Each week we will be focusing on blogs from around the world dealing specifically with urban environments. We’ll be on the lookout for websites outside the country that approach themes related to urban experiences and issues in Toronto.
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• Far from oversized Coors light cans, the Utah Transit Authority in cooperation with the University of Utah is running a federally funded bus stop design competition called Next Stop Design. A total of 88 designs and ideas have been submitted so far and are available for rating on their website.
• The idea of a shared space “is more a way of thinking than a design concept,” writes Gary Toth, a veteran Traffic engineer with the New Jersey Department of Transportation. Read his essay about the history of shared spaces, how they came about, what their role is in traffic control and how they can become sites of political contestation.
• An all-elevated $5.29-billion train project in Hawai’i that intends to build 21 stations three stories in the air has local residents concerned about the visual impact of the new commuter line, which would move an estimated 95,000 people a day in and out of urban Honalulu.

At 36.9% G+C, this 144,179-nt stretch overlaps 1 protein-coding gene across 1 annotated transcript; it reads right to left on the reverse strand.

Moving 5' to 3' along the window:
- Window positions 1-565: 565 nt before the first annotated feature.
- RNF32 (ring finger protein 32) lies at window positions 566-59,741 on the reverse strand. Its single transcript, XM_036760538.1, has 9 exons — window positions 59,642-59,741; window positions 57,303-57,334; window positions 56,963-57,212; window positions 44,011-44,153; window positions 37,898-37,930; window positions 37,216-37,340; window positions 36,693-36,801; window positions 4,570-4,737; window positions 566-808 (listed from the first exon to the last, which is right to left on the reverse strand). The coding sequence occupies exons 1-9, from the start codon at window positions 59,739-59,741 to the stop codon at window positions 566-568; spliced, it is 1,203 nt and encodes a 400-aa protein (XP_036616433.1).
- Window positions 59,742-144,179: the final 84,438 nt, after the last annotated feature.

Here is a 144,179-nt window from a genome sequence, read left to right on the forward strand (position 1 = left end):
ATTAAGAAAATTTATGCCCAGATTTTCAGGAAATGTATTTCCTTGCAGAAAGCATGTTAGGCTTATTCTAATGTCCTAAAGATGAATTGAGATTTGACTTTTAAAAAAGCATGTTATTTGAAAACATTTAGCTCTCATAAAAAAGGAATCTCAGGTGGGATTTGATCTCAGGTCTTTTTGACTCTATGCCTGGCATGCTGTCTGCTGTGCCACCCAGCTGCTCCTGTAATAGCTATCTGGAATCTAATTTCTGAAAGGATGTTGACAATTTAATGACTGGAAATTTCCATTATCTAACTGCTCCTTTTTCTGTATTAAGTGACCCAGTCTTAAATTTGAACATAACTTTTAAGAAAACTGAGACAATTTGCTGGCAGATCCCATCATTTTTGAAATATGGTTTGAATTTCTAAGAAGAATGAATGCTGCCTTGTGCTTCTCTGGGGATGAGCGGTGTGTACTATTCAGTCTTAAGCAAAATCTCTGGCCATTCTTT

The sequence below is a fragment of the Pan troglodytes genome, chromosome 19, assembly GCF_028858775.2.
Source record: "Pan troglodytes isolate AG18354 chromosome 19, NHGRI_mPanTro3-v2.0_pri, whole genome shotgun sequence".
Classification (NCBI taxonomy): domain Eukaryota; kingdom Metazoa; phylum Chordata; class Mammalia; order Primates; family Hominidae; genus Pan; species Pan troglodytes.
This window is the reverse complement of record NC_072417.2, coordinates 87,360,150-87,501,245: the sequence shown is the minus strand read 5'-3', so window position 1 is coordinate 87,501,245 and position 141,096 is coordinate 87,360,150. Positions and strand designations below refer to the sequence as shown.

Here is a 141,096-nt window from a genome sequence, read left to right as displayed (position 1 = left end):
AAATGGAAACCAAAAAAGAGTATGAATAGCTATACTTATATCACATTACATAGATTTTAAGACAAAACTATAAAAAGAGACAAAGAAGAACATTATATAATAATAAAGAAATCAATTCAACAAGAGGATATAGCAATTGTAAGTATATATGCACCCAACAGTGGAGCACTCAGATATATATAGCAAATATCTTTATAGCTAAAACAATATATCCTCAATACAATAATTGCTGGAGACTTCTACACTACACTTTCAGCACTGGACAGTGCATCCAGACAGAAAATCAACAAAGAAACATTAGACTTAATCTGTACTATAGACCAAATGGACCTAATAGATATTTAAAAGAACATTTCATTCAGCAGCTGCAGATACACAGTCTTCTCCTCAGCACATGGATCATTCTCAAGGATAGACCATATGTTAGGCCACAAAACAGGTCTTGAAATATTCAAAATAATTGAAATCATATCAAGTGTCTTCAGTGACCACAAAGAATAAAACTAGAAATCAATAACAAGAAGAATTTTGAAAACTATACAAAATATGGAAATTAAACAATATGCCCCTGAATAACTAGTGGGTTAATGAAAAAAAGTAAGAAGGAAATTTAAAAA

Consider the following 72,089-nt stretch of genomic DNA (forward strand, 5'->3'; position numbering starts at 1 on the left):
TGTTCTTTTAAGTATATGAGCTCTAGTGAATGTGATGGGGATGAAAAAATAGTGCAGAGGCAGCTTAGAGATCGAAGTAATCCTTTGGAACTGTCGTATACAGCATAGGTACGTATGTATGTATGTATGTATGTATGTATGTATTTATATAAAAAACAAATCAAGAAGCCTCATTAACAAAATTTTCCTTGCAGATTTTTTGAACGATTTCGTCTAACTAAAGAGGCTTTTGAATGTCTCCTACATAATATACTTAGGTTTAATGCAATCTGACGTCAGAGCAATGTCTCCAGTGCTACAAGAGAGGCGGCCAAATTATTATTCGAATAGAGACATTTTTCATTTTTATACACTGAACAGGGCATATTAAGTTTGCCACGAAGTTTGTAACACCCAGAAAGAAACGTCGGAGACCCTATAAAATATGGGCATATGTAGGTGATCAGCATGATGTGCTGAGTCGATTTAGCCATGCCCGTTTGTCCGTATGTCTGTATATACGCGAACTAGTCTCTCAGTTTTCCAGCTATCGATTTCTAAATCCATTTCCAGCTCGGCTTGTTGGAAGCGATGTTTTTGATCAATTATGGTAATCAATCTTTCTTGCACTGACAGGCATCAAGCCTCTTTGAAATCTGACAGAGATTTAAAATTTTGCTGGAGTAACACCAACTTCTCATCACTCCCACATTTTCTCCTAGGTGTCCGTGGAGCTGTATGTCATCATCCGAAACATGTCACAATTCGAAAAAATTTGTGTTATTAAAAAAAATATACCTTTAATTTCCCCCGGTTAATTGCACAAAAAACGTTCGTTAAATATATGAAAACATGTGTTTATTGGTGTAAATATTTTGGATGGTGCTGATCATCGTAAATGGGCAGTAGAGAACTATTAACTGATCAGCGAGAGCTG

• From back alley to beautiful ampitheatre, check out how a simplistic, semi-circular structure transformed an outdoor space in Kolding, Denmark.
• When Frank Gehry was asked by an audience member in a recent speaking event about why iconic architecture so often fails to create good public spaces, the Toronto-born architect dismissed the question with a wave of his hand, “much like Louis XIV might have used to wave away some offending underling,” writes James Fallow of The Atlantic. Was the “starchitect’s” reaction out of character or perhaps revealing of the common failing of landmark architecture to enhance its surrounding public spaces?
photo by Oscar Alonso Algote